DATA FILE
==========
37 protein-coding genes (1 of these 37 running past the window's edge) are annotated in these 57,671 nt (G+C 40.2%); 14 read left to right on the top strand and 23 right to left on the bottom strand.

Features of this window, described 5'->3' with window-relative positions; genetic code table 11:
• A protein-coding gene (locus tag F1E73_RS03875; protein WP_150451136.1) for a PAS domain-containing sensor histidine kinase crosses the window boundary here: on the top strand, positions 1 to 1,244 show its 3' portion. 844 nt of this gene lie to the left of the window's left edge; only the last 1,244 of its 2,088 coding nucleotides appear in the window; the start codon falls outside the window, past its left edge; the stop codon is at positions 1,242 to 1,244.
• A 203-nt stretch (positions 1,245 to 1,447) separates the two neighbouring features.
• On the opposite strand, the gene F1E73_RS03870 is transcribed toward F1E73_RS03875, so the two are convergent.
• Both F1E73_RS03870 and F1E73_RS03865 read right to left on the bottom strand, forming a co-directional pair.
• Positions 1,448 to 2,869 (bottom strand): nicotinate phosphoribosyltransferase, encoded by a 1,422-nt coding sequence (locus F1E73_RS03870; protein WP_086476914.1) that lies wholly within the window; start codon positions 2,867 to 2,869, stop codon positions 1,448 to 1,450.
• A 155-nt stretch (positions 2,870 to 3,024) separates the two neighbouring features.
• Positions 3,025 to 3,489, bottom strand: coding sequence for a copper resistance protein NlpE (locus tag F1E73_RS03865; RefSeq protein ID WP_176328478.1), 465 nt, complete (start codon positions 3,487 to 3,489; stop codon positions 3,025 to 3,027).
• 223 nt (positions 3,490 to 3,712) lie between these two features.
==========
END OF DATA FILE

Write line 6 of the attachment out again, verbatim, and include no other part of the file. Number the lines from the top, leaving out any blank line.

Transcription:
• Both F1E73_RS03870 and F1E73_RS03865 read right to left on the bottom strand, forming a co-directional pair.